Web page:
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Yorkshire Water builds new trout fish pass in Calderdale

Yorkshire Water has built a new fish pass at Salterhebble in Calderdale to allow brown trout to swim upstream into Hebble Brook from the River Calder.

The £41,000 pass was commissioned by the company, with technical support from the Environment Agency. The structures will create habitat in the river where there was none before. This is expected to improve the local environment in as well as allow fish to migrate upstream.

Whilst fish passes usually involve providing fish with a route through or around weirs that stand in their way, at Salterhebble a series of baffles have been installed to allow fish to swim along a 200m long section of river where the natural river bed had been replaced with brick and the banks with walls. This meant that water velocities were much higher than they would be naturally. There were no deeper pools where fish could shelter and all gravel and cobble was swept down the brook, into the River Calder.

A series of alternating notched baffles now extend at intervals across the channel. Fish are able to shelter behind the baffles as they steadily make their way upstream. Gravels are depositing in the slack water behind the baffles.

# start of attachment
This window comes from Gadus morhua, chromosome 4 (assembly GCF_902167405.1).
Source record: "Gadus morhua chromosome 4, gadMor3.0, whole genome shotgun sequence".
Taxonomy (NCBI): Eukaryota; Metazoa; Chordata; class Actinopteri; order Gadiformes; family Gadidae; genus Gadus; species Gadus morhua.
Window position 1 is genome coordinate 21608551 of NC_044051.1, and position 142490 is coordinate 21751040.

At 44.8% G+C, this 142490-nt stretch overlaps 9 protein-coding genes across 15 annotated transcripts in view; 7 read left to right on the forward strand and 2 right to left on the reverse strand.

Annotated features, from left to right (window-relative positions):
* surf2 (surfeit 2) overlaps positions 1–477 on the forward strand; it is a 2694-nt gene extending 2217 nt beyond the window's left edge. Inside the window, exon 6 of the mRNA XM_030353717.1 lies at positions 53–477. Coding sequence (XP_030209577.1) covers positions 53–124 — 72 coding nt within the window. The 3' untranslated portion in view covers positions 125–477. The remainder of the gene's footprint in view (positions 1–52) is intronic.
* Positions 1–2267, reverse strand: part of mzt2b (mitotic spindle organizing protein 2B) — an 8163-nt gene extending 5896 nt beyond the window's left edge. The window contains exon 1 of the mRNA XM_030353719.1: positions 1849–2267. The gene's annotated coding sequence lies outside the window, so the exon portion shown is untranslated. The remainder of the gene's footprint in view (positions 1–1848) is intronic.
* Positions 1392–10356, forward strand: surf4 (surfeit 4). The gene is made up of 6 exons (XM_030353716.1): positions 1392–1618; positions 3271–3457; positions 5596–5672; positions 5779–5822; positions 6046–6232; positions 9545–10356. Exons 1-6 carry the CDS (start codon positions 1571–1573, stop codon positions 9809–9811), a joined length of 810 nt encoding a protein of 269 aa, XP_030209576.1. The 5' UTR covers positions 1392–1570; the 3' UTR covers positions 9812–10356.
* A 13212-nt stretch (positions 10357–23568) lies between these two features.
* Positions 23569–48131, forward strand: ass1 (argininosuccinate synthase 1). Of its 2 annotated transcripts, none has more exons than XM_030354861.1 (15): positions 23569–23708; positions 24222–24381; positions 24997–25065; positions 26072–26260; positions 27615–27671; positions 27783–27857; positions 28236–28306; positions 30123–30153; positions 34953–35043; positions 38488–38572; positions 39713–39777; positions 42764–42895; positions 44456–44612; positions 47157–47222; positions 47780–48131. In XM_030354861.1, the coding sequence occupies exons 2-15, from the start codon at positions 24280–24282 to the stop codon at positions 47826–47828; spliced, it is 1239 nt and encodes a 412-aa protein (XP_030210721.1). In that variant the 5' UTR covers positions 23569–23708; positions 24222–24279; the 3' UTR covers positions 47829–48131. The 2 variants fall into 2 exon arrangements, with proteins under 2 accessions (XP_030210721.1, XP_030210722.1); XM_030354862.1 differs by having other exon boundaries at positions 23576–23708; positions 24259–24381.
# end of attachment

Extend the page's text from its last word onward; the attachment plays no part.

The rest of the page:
Many weirs date back to over 125 years ago and were created to provide water to power industry, or to control river levels to aid boat navigation. However, at the time they were built little attention was paid to how they would negatively impact on fishes’ freedom of movement. Many are now being removed to help boost river fish populations.

Yorkshire Water's Ecology Advisor, Ben Gillespie, said: “We are thrilled to open another fish pass as we continue our commitment to improving the local environment and help our fish thrive. Due to its size this pass is particularly impressive and we hope will make a real difference to the brown trout in the area but also the entire local environment.”

Jerome Masters, Fisheries Technical Specialist from the Environment Agency, said: “Rather than racing to the confluence, the waters within Hebble Brook now swirl and meander to create a variety of flow types, which will benefit fish and other wildlife. It will be fascinating to see how the brook develops now that we are mitigating against the worst effects of the historic channelisation.”

Yorkshire Water has pledged to build a total of 14 new fish passes across the region between 2015 and 2020, committing £10m and working closely with partner organisations to deliver. Projects will be carried out on the River Aire to help salmon, trout and coarse fish travel upstream, as well as on the rivers Wharfe, Hull and Don.